Mercury Wet Deposition: Variability Associated With Precipitation Type

- Indicates paper has been withdrawn from meeting
- Indicates an Award Winner
Monday, 3 February 2014: 5:00 PM
Room C206 (The Georgia World Congress Center )
Aaron Kaulfus, University of Alabama in Huntsville, Huntsville, AL; and U. Nair, Y. Wu, C. Holmes, and W. M. Landing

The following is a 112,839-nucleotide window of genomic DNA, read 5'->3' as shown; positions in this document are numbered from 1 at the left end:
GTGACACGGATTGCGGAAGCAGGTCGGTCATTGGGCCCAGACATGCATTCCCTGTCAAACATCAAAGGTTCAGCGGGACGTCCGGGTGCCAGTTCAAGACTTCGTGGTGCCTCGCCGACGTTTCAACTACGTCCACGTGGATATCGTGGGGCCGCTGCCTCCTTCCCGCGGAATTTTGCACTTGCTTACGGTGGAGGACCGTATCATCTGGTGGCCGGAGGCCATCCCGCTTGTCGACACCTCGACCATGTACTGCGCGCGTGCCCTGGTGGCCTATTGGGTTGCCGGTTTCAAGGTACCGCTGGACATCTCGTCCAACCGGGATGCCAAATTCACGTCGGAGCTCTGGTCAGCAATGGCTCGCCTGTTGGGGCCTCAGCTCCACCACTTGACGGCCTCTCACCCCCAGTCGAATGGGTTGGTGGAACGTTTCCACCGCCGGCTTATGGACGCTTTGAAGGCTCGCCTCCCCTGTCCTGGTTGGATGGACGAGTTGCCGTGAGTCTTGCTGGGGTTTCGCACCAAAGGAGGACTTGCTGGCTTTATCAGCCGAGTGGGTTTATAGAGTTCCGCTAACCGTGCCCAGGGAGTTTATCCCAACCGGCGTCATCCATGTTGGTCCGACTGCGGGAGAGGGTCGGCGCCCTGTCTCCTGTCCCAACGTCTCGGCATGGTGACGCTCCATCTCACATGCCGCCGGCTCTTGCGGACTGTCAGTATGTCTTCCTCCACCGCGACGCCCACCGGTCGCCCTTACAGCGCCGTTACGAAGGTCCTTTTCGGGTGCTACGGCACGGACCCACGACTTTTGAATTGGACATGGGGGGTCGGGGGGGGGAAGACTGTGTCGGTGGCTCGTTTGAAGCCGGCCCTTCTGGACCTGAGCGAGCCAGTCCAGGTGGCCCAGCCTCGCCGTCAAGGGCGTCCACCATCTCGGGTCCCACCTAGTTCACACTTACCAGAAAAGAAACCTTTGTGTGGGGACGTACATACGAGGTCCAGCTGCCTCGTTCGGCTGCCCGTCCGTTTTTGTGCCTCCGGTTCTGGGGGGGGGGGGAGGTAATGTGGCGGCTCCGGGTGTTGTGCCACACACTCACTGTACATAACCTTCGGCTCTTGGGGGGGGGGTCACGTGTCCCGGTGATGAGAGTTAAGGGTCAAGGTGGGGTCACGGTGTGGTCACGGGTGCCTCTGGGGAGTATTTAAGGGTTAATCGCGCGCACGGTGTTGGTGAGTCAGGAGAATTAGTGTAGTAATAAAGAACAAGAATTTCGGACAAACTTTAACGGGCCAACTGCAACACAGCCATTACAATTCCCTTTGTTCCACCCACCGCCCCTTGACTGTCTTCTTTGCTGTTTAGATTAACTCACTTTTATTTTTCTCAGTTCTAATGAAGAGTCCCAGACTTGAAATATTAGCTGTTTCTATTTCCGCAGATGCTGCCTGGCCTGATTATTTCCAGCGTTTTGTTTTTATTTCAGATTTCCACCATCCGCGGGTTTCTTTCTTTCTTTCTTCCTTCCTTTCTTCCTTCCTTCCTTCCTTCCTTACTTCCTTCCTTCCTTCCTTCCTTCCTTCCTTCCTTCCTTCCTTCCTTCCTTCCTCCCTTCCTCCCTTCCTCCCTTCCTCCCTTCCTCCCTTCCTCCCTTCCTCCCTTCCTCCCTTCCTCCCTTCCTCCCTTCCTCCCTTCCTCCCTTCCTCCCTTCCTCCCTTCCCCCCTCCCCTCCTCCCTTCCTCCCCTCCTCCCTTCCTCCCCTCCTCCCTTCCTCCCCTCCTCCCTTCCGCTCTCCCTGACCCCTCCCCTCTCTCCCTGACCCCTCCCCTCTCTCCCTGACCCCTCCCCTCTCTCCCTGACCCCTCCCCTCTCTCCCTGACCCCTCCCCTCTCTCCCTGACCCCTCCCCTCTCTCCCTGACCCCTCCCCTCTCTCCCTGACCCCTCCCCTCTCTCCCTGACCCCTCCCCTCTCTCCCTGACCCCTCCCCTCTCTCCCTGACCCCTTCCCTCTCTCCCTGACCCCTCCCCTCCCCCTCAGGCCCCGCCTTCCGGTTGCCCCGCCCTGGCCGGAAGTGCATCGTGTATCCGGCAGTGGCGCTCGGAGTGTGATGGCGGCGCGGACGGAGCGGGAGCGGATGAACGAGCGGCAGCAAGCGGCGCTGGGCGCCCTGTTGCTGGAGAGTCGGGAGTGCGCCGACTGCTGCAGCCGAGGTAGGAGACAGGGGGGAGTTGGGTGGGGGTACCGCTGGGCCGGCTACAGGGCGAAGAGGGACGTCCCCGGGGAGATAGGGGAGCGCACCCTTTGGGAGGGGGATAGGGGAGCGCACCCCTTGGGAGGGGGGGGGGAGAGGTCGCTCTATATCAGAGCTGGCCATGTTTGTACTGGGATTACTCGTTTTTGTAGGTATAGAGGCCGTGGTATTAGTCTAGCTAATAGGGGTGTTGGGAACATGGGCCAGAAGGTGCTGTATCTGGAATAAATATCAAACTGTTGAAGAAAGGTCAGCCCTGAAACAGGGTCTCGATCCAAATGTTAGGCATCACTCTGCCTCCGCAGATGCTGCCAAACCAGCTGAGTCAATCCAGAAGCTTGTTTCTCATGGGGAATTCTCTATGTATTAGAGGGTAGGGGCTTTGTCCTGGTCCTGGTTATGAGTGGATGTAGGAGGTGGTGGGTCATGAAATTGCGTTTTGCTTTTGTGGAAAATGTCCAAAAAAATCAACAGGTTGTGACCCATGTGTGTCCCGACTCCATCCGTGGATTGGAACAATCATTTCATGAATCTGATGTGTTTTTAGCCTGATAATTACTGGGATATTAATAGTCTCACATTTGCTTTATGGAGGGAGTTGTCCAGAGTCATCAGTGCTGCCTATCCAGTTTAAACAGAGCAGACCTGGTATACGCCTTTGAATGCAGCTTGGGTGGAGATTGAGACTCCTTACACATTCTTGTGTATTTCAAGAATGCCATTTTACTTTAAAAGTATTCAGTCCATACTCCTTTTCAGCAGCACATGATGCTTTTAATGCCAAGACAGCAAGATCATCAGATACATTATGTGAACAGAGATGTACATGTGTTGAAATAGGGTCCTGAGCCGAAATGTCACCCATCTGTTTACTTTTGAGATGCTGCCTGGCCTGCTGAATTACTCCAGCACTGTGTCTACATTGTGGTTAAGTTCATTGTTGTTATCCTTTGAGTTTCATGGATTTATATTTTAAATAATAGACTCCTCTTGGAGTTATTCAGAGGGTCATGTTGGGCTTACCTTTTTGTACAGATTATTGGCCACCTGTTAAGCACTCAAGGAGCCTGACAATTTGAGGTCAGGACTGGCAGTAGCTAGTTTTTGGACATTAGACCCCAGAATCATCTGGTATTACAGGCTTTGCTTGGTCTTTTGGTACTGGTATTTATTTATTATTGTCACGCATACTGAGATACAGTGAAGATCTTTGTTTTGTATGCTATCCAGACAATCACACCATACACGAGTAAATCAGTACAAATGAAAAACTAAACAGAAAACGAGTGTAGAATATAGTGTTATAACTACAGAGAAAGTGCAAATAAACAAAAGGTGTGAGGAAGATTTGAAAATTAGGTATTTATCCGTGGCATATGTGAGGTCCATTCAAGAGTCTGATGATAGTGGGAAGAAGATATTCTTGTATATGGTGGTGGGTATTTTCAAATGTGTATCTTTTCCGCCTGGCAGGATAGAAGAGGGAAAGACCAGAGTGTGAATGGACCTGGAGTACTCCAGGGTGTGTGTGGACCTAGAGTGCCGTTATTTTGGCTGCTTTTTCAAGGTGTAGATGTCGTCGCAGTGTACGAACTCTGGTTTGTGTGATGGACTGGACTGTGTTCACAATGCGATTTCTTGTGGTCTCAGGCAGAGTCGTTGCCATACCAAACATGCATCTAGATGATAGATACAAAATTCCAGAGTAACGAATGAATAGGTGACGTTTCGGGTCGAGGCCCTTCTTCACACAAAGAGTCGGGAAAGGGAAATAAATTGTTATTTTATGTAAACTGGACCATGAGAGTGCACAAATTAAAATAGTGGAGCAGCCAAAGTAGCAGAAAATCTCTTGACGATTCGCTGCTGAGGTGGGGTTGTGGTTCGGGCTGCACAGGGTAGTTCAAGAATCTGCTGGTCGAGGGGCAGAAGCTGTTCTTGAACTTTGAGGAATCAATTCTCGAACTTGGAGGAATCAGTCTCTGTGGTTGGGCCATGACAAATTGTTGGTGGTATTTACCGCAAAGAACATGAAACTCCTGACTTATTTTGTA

Atmospheric mercury (Hg) exists in three forms: gaseous elemental mercury (GEM), oxidized mercury in gaseous (GOM) and particulate form (HgP). Of the three forms, GOM and HgP are effectively removed by wet deposition. Observed wet deposition patterns in the Southeastern Gulf Coast region of the United States and Puerto Rico show enhanced wet removal disproportionate to local surface emissions of mercury. Prior studies suggest that enhanced wet deposition at these sites could be due to thunderstorm scavenging of oxidized mercury from the free troposphere. Further, these studies also suggest that the efficiency of wet deposition removal of mercury is dependent on the nature of the precipitation system. In this context, this study examines mercury wet deposition as a function of precipitation system type. Observations from Mercury Deposition Network (MDN), consisting of integrated mercury wet deposition from multiple rainfall events, are processed to develop a subset of measurements where the rain sample originated from a single event. Radar observations from the WSR-88D network are then analyzed for each of these events and the associated precipitation systems are assigned to one of the following classes: Supercells, Disorganized, Quasi Linear Convective Systems (QCLS), Extratropical Cyclones and Tropical Cyclones. The power law fit for the disorganized convection events shows the general dilution effect (decrease of mercury concentration with increase of rainfall). Mercury concentration in rainfall for other types of precipitation systems were compared to the disorganized thunderstorm dilution curve. For rainfall accumulations more than 40mm, all precipitation systems exhibit less efficiency of removal of mercury. Lowest mercury concentrations were found in rainfall from extratropical cyclones with stratiform rain, even after accounting for the differences in amount of rainfall between different events.